The key driver for the heightened interest of investors in Asia is the attractive investment returns that many private equity funds have delivered in recent years. The average exit multiple in 2007 was 3.0x invested capital, a slight increase compared to 2006. It must be noted that this number does not include write-offs and reflects also many small exits from venture and growth funds that took advantage of the stock market boom.
Nearly 80% of all exits were realised through IPOs, however, when considering the realised volume, IPOs only represent about a 40% share. This finding corresponds with the observation that most IPOs result from venture or growth financing transactions, rather than buyout deals, which leaves those funds more exposed to the closing IPO window in 2008 than buyout funds.
How to invest in Asia
Overall, the SCM research shows that the Asian private equity industry is maturing and that there is ample room to grow and to do well as many companies and sectors remain attractive on a global basis. It would seem Asian buyouts and growth financings are the place to be for the foreseeable future. Transaction volumes are bound to rise further due to a growing acceptance of private equity investing in many markets as well as growing transaction sizes.
The biggest bottleneck for investors is the relatively scarce supply of seasoned teams and the ultimate difficulty to deploy capital with private equity firms that are on par with top-tier firms in Europe and the US.
The recent stock market boom in many Asian markets has allowed for attractive exits through IPOs that provided liquidity for private equity investors who held minority stakes in fast growing companies where entrepreneurs looked for additional capital but were not willing to surrender control of their companies. While those situations provided good investment opportunities, there is a risk that if an IPO fails there is no other exit alternative as the majority shareholder will not sell out to a trade buyer.
Investors have thus to analyse track records very carefully in order to understand whether a private equity manager just benefited from a favourable stock market environment or was able to add operational value and negotiate control and protection clauses that would have enabled it to pursue other exit alternatives in the event that an IPO would not have been possible.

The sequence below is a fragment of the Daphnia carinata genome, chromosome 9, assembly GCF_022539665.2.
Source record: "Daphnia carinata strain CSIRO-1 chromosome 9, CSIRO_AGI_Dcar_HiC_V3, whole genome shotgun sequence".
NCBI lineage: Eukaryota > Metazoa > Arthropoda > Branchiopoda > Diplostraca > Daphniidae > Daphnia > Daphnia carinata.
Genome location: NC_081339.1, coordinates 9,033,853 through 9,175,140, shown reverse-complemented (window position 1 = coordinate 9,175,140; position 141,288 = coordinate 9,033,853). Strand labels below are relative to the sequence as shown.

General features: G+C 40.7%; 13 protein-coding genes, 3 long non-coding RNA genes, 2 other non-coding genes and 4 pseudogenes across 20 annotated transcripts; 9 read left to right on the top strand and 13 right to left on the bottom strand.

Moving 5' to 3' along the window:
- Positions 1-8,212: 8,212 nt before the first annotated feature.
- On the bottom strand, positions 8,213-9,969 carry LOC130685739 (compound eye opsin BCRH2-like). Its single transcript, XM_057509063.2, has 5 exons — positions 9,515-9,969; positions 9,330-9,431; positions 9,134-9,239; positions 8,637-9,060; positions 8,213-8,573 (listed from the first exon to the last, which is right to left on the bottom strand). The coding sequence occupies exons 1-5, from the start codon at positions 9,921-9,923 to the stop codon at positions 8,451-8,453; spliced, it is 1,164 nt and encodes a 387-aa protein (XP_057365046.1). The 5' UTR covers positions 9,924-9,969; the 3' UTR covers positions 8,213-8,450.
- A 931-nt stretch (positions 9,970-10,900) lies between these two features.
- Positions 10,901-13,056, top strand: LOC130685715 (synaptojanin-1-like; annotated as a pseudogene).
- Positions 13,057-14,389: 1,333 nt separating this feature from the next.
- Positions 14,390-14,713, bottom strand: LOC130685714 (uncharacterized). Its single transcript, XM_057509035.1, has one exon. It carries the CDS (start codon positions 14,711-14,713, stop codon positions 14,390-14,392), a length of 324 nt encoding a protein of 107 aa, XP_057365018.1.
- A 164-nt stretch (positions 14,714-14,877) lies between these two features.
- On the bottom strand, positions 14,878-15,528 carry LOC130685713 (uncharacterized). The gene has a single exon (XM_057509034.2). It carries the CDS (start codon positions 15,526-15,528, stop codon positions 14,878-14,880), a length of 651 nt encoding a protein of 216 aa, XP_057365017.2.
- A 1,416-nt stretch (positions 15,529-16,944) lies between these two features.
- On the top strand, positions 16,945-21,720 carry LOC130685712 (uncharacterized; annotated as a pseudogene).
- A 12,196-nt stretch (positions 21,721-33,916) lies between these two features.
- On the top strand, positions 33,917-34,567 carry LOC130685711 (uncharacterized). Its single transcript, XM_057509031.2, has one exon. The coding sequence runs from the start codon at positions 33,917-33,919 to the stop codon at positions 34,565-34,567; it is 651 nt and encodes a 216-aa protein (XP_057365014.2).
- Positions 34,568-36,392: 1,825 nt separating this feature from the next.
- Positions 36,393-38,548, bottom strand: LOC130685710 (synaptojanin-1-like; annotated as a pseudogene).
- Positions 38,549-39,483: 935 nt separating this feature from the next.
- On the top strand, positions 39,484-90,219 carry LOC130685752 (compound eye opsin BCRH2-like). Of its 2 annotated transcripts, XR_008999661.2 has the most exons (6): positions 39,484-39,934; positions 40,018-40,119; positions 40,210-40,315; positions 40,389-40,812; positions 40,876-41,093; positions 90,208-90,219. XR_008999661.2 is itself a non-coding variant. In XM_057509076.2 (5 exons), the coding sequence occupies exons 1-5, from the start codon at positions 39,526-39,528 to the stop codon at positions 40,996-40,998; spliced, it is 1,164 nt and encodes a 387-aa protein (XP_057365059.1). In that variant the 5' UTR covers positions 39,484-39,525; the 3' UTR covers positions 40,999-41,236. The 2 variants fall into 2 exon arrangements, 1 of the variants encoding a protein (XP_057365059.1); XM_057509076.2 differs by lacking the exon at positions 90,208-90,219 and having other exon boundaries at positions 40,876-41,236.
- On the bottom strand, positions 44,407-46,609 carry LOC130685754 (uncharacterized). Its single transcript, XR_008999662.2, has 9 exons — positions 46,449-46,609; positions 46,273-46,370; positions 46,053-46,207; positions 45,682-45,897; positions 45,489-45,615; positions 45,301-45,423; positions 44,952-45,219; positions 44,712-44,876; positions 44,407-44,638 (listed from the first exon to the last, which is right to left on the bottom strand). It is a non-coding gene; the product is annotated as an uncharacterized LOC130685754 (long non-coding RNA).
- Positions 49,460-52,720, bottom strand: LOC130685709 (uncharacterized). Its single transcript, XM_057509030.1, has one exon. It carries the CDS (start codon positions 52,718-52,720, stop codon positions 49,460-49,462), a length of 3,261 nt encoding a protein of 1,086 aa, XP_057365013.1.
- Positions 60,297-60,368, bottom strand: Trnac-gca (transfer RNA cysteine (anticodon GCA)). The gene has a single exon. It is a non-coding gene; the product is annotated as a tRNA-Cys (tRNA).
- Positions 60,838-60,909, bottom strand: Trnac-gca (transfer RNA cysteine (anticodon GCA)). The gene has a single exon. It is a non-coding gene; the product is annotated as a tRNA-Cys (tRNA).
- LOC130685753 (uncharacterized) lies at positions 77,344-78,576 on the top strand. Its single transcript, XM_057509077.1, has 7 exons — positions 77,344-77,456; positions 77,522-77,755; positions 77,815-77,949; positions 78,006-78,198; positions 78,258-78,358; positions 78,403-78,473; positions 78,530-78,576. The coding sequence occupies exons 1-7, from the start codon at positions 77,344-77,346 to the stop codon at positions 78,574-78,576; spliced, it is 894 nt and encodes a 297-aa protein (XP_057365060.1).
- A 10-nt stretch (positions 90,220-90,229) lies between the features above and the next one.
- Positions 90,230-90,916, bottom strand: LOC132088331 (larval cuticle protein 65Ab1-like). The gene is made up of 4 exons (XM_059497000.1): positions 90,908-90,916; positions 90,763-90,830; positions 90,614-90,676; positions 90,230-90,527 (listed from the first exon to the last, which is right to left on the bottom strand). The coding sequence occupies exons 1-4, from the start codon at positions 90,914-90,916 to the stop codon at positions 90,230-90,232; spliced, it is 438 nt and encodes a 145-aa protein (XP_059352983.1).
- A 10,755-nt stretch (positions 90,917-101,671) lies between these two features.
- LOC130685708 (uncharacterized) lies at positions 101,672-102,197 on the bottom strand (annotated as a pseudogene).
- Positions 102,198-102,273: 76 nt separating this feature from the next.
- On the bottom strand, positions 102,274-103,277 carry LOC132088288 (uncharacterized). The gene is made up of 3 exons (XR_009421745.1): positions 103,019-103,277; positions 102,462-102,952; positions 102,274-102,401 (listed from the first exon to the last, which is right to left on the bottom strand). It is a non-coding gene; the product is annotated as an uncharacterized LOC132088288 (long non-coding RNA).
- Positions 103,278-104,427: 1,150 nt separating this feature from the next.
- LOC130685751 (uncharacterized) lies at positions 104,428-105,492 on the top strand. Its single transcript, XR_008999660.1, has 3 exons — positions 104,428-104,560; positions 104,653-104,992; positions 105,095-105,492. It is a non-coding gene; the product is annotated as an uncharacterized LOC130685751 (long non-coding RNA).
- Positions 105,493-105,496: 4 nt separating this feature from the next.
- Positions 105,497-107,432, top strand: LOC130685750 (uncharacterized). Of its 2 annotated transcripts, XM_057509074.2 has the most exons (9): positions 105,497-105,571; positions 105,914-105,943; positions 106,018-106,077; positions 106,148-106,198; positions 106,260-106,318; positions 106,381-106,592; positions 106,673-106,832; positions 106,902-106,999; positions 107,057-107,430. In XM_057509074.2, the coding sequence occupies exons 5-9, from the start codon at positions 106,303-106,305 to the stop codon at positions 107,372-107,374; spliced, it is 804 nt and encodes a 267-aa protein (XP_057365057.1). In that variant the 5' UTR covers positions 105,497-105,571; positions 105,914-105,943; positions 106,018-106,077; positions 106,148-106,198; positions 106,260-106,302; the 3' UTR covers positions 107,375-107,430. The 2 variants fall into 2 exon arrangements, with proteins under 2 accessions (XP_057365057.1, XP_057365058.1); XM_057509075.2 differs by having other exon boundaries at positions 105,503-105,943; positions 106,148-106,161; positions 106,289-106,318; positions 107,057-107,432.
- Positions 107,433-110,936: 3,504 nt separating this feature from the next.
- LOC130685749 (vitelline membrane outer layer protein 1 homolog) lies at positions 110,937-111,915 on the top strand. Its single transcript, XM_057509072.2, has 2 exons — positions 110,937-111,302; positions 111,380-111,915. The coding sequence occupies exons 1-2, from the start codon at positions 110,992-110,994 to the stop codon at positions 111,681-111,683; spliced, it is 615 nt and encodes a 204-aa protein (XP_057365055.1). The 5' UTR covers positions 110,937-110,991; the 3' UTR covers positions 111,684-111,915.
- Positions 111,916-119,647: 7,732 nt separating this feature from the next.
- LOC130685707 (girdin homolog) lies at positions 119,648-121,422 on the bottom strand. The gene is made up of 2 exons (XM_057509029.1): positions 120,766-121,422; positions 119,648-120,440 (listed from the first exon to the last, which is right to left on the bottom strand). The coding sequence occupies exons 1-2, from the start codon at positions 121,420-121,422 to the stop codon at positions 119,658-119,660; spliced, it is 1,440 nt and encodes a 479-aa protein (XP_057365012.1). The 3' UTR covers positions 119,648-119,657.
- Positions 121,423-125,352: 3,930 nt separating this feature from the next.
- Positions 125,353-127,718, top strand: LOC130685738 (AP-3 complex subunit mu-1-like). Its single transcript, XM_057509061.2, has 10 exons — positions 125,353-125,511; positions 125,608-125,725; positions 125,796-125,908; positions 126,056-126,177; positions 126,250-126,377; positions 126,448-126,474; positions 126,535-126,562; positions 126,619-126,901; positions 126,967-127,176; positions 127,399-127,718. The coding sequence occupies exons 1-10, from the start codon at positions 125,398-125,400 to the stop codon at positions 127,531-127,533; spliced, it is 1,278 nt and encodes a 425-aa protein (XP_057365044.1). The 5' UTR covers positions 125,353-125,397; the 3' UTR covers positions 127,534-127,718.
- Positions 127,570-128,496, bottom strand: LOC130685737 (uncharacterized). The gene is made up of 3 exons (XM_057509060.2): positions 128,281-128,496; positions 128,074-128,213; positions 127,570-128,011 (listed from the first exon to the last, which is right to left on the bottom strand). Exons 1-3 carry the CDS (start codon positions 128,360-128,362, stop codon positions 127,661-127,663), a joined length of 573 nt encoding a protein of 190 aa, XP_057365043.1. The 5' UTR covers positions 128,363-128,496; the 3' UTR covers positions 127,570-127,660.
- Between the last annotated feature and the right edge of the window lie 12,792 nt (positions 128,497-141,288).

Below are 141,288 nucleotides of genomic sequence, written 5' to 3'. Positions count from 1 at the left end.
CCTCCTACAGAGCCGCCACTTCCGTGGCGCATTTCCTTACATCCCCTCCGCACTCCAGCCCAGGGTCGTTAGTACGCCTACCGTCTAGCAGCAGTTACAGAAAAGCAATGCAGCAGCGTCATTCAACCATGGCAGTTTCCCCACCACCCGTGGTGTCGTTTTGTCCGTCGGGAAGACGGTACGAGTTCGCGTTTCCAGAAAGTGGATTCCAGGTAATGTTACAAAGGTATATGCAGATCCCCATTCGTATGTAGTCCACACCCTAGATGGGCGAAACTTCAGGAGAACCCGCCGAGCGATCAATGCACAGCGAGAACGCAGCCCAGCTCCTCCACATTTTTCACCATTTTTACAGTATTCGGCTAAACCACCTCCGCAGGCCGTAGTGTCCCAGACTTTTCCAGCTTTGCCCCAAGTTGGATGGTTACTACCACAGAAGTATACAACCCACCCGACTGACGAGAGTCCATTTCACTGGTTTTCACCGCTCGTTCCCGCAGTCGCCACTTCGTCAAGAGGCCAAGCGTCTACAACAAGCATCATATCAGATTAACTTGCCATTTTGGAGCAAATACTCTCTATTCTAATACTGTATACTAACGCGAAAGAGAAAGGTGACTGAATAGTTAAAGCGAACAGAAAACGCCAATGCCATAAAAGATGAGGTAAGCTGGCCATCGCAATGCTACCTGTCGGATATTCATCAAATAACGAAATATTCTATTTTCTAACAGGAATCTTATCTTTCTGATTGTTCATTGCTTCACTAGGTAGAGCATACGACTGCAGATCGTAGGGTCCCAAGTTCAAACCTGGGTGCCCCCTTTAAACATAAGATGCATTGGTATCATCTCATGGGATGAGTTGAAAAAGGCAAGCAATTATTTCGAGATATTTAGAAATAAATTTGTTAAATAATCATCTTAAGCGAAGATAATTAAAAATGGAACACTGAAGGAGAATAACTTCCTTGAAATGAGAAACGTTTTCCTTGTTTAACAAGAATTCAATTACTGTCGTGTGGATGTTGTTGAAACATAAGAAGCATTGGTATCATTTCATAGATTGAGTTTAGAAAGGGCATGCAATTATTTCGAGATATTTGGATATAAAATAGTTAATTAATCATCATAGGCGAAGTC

Most pension funds will find it hard to survey the deal flow and the track record date that is a prerequisite to determining both the performance of a manager relative to his peers and whether results are indicative of a broader skill set that justifies the assumption that a manager can continue to produce results in a more competitive and challenging environment.
Investors who seek to exploit the attractive diversification and return properties of Asian private equity investments should therefore opt for a systematic approach to the asset class and the region. This approach includes sufficient time, manager diversification and an investment process that is founded on internal or outsourced resources, enabling the identification of the few robust investment offerings that exist in the region and access to those funds that offer the potential for superior future returns.
In many instances this will require work with external specialists, right from the planning stage for such an investment programme, in order to ensure that proposals made to the trustees are based on a sound analysis of the realities of the Asian private equity marketplace.